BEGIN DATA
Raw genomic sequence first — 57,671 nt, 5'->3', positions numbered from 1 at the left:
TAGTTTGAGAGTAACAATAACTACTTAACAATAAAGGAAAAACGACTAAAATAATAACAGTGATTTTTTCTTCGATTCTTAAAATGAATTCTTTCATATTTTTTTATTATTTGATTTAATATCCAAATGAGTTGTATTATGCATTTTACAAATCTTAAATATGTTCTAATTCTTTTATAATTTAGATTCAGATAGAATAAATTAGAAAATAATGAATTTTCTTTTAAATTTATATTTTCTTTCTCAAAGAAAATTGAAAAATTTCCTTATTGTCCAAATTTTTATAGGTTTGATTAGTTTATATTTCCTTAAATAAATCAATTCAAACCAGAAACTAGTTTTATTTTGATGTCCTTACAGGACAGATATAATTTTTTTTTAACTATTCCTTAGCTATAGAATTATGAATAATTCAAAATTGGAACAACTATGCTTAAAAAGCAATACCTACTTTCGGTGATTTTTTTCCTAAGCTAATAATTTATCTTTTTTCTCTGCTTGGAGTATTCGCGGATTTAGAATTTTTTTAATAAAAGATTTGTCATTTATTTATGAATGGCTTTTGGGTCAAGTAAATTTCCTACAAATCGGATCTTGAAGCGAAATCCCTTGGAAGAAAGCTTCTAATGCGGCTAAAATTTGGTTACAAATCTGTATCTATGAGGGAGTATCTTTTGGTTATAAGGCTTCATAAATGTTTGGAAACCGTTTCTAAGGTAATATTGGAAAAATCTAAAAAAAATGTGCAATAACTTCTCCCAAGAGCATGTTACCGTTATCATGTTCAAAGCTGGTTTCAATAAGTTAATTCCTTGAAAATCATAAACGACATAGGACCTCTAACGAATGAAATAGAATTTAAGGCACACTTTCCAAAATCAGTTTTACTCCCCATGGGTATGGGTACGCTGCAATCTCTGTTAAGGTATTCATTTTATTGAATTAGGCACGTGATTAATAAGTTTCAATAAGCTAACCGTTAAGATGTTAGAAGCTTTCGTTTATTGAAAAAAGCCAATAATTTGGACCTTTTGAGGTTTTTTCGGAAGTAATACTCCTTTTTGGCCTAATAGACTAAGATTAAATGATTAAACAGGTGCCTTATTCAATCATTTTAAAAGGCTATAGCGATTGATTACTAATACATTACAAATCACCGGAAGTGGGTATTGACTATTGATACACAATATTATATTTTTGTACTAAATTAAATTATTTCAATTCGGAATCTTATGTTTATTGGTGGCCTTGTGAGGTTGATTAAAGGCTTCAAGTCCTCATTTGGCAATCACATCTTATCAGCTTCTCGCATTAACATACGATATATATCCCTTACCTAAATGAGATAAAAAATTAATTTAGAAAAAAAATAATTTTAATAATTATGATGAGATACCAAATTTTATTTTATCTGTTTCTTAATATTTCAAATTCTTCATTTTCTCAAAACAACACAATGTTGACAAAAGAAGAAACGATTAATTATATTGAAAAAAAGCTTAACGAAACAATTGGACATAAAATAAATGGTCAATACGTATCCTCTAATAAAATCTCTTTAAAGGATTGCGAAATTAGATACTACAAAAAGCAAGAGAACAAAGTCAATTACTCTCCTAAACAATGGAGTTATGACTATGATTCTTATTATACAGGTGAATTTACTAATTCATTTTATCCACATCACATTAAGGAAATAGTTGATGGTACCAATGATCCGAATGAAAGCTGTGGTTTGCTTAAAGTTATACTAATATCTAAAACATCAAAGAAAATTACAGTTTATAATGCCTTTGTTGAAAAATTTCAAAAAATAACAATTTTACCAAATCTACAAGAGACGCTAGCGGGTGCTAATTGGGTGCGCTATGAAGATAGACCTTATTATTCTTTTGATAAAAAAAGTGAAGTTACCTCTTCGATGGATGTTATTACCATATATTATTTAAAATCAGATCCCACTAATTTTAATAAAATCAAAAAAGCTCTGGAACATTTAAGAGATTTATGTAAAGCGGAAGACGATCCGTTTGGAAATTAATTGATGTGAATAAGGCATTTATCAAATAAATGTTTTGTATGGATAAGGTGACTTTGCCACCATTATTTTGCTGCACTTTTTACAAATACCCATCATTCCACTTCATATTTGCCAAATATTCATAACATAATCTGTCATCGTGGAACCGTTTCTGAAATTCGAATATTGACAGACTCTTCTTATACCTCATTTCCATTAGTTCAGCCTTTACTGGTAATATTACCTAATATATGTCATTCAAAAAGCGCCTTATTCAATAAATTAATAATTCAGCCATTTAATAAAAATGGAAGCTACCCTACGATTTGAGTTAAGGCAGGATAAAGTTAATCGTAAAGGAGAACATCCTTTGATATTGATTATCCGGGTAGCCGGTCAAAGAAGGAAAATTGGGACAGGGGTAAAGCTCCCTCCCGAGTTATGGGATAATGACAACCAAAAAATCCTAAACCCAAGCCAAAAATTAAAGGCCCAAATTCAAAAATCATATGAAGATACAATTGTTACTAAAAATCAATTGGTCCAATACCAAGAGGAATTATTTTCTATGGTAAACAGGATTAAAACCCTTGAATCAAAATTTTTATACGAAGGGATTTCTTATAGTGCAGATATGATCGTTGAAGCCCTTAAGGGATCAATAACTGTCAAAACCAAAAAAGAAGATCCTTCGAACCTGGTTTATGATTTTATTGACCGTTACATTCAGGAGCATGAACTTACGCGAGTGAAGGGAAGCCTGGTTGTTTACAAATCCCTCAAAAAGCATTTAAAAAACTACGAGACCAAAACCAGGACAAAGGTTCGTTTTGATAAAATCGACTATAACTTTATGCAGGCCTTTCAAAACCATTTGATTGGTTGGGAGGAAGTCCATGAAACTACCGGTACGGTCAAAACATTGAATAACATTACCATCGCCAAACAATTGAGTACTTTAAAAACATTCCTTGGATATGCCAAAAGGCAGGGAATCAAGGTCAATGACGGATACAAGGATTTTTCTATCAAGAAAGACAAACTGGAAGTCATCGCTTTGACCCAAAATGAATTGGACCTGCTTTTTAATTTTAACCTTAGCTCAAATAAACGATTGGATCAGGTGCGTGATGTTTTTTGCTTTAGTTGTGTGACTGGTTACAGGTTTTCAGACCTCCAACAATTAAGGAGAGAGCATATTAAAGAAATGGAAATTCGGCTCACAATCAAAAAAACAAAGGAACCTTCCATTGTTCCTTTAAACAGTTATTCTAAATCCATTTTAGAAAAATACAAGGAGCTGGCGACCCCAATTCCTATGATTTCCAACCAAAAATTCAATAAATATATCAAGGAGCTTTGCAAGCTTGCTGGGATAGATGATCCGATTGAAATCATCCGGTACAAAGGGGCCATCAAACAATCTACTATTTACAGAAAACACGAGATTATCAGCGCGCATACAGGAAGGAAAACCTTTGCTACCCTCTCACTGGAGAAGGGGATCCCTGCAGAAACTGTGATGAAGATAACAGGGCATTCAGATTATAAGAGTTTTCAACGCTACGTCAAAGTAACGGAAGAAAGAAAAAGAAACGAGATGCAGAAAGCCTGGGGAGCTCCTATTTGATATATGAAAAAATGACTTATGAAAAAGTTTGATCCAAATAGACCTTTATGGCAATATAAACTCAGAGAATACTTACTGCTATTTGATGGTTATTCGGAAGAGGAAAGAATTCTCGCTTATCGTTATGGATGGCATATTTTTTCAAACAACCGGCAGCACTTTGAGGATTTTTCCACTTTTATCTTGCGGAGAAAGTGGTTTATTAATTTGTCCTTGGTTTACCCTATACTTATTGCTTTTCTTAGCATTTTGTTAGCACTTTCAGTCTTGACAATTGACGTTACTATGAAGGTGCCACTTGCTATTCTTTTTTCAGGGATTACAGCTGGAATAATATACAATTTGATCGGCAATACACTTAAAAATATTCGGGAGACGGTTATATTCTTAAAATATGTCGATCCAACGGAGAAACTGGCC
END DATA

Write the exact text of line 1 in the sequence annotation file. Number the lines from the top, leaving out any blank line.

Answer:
Raw genomic sequence first — 57,671 nt, 5'->3', positions numbered from 1 at the left: